United States Fidelity and Guaranty Co. v. Hirsch

Annotate this Case

94 Ariz. 331 (1963)

385 P.2d 211

UNITED STATES FIDELITY AND GUARANTY COMPANY, Appellant, v. H.E. HIRSCH and R.S. Brecheisen, dba Cactus Lumber and Supply Co., Appellee.

No. 7419.

Supreme Court of Arizona. En Banc.

September 18, 1963.

Moore & Romley, Phoenix, for appellant.

Stanley Z. Goodfarb, Phoenix, for appellee.

BERNSTEIN, Chief Justice.

Appellant insurance company was defendant in a suit to recover on a contractor's license bond issued pursuant to A.R.S. 32-1152.[1] The suit was against the *332 prime contractor and defendant insurance company. The trial court heard the case without a jury and rendered judgment for the plaintiffs for the full amount of the bond. It is from that judgment that defendant appeals, contending that judgment should have been entered in its favor as a matter of law.

Plaintiff was a materialman. He sold lumber, hardware and other building materials to a licensed contractor who was the principal on the bond. The bond was in effect during the entire time covered by the suit. The materials furnished the contractor were used in remodeling jobs, additions, construction of carports, repair of fire damage, and the like. The contractor was the prime contractor on these jobs and plaintiff kept track of which of the materials were used on each job. Plaintiff was to be paid when the work contracted for had been completed. Plaintiff was not paid and brought suit directly against the insurance company and the contractor.

The only issue in this appeal is whether the plaintiff may recover directly against the surety on a bond issued pursuant to A.R.S. 32-1152. The decision of this issue is controlled by Porter v. Eyer, 80 Ariz. 169, 294 P.2d 661, which held that under the original section covering the same subject matter a materialman could recover directly from the insurance company for materials furnished to a subcontractor. The former statute required an "owners' bond." The dissent there pointed out that the only person protected by the bond was the owner. The language of the amended statute under which this suit is brought specifically overcomes that objection. The amended statute reads:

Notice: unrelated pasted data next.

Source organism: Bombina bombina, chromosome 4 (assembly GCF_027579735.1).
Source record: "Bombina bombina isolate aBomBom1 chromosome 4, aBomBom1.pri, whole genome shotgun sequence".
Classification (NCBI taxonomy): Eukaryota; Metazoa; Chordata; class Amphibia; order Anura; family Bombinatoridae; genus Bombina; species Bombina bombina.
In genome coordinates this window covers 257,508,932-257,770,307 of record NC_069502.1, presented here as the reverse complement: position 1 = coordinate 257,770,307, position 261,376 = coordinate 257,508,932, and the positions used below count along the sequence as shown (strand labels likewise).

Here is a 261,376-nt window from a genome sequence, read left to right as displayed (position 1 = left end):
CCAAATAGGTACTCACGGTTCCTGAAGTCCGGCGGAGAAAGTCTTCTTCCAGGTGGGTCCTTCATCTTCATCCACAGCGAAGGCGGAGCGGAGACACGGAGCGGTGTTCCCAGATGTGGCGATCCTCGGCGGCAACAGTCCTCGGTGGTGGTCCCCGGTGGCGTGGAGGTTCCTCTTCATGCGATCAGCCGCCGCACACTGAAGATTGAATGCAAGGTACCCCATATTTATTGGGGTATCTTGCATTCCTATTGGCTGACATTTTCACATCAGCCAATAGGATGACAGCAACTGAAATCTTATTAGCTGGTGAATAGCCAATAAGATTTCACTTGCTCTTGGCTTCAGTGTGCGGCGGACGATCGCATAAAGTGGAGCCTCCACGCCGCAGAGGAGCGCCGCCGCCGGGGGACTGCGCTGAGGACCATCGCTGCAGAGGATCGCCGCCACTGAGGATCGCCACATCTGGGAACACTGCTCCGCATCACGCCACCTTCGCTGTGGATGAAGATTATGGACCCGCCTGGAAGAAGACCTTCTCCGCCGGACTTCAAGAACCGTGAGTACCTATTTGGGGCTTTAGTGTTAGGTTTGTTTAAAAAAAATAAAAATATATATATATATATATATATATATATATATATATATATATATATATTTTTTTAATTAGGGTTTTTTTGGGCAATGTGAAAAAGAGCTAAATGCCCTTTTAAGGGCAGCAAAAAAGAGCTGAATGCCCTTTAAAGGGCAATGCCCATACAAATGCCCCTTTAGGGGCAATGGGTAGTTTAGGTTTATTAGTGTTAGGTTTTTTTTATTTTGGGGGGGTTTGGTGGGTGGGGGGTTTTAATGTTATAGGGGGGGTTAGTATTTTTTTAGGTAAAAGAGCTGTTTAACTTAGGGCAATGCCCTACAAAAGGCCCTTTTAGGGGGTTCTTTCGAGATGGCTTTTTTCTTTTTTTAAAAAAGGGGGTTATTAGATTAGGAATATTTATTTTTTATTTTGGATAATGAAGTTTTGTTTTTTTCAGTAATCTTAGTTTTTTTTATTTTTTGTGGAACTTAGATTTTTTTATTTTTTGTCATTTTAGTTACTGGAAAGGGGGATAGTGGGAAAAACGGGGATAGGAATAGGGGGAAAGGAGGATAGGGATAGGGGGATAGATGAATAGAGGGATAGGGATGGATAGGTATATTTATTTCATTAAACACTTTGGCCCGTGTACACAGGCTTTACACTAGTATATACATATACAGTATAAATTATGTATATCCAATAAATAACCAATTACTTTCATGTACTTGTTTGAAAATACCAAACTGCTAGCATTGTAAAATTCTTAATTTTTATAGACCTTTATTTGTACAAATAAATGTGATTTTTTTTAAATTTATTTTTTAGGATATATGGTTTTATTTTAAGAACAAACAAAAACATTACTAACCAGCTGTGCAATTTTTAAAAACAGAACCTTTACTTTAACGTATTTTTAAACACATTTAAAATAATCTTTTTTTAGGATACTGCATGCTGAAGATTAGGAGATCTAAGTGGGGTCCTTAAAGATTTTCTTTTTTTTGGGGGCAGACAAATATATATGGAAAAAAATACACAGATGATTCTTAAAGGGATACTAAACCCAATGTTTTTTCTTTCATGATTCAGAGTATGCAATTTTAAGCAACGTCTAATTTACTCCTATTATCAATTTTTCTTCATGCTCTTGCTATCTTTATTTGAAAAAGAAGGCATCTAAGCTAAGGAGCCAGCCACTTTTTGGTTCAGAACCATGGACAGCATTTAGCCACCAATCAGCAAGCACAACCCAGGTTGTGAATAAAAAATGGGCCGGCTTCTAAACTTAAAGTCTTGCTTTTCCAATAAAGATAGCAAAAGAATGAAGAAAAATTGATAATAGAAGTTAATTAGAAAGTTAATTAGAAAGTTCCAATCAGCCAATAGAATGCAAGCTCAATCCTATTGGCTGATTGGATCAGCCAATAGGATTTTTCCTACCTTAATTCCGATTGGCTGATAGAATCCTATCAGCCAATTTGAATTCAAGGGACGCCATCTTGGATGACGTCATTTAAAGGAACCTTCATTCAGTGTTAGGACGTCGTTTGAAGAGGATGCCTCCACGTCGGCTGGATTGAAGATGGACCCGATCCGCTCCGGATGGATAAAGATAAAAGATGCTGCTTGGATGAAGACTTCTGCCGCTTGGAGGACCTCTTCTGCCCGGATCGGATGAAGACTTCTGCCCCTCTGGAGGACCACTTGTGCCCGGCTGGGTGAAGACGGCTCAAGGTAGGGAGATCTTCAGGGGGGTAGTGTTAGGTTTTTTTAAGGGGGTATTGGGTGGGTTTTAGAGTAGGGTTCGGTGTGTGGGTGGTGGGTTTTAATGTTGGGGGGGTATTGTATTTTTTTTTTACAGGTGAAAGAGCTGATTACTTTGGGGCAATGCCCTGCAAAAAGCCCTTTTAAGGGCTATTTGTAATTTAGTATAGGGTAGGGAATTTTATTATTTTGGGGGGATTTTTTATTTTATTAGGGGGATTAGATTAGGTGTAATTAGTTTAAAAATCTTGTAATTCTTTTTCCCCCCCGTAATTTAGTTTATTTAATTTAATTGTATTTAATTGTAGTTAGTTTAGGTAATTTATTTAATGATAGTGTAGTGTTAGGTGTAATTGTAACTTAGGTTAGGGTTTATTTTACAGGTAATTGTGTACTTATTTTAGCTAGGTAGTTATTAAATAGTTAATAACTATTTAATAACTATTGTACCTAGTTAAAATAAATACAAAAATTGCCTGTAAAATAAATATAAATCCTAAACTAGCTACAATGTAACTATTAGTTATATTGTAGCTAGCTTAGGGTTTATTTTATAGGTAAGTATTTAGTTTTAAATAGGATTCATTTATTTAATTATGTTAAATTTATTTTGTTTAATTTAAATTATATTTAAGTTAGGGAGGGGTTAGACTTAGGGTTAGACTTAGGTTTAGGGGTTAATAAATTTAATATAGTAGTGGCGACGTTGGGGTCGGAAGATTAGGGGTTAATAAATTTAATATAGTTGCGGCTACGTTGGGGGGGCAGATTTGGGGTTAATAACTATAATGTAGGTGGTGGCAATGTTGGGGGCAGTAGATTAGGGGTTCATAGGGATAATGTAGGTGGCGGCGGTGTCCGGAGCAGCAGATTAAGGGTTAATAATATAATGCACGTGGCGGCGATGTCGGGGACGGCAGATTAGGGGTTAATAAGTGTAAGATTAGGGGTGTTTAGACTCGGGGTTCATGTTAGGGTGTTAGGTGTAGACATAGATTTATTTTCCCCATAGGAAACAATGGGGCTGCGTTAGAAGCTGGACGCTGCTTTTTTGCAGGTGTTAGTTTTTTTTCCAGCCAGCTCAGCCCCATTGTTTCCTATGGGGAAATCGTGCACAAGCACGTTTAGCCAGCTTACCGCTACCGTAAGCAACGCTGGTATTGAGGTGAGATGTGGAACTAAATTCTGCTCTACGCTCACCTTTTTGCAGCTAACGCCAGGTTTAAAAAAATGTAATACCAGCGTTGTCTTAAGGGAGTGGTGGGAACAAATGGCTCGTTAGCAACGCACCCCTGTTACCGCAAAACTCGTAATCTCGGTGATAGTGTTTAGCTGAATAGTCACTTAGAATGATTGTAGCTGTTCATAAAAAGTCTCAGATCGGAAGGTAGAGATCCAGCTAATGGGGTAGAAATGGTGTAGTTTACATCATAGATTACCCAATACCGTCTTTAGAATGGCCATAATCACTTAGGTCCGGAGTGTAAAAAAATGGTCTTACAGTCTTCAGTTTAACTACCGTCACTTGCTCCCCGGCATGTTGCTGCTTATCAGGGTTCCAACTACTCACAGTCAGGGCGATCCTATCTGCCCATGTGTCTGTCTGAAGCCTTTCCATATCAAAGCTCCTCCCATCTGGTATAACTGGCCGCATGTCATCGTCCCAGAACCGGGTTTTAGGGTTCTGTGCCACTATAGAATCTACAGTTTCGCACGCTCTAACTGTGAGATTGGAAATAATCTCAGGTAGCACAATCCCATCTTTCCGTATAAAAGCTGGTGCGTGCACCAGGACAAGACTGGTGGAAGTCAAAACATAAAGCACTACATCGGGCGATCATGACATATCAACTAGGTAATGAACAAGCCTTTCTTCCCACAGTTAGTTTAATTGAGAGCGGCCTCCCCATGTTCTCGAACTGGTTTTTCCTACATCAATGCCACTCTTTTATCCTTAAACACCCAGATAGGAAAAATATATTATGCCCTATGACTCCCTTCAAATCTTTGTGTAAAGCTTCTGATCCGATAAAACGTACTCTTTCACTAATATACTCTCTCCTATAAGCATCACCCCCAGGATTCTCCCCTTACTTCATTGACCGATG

"A. The bonds as prescribed by this chapter shall run to the state * * *. * * * * * * "C. The bonds shall be in such form as the registrar prescribes and shall be approved by him. The bonds shall provide that the state or any person damaged by reason of any failure on the part of the principal * * * to pay material or labor bills, may maintain an action at law against the contractor and surety * * *." (Emphasis supplied.)

Section B of the statute states that the bond shall be executed with the contractor as principal.

The change in language in the statute brings the coverage of the bond within the language of both the majority opinion and the dissent in Porter, supra.

Defendant also argues that A.R.S. 32-1152 does not authorize recovery by the plaintiffs as their exclusive remedy is the mechanics and materialman's lien law, *333 A.R.S. 33-981, et seq. This same argument was rejected in Porter, supra. Section 32-1162, which applies to the statute in question, states:

"Nothing in this chapter shall be deemed to affect the mechanic's lien law."

As the amount of the bond required by § 32-1152 A. 1. is not more than $10,000 and not less than $2,000 and has been set by the registrar of bonds at $2,000, it is conceivable that the amount due the materialman will be in excess of the bond. That factual situation is present in this very case. The clear intent of the legislature in enacting § 32-1152, supra, was to make sure that an election by a materialman to sue under A.R.S. 32-1152, supra, would not preclude him from proceeding under the materialman's lien law for any amount due in excess of the amount of the bond.

Defendant also claims that the plaintiffs are not "damaged" as that word is used in A.R.S. 32-1152, because they may take advantage of the materialman's lien. The only authority to which we are cited is a quotation from the dissent in Porter, supra, which concerned the "owners' bond" and the protection it gave to the materialman and laborer of a subcontractor and which stated that the materialman and laborer were "absolutely protected" by the lien law. The amended statute does not provide for an "owners' bond." We point out that § 33-1001 of the lien law contemplates that there may be insufficient assets to discharge all liens and provides for prorating assets among lienholders. Thus, the lien law in the light of the present statute does not provide "absolute protection", and A.R.S. 32-1152, supra, provides only additional security for the materialman.




[1] The original statute covering the same subject matter was amended in 1956 and again in 1961. The period of time covered by this action was July 1, 1956, through June 30, 1959, and it is with the 1956 amendment with which we are here concerned.

This site is protected by reCAPTCHA and the Google Privacy Policy and Terms of Service apply.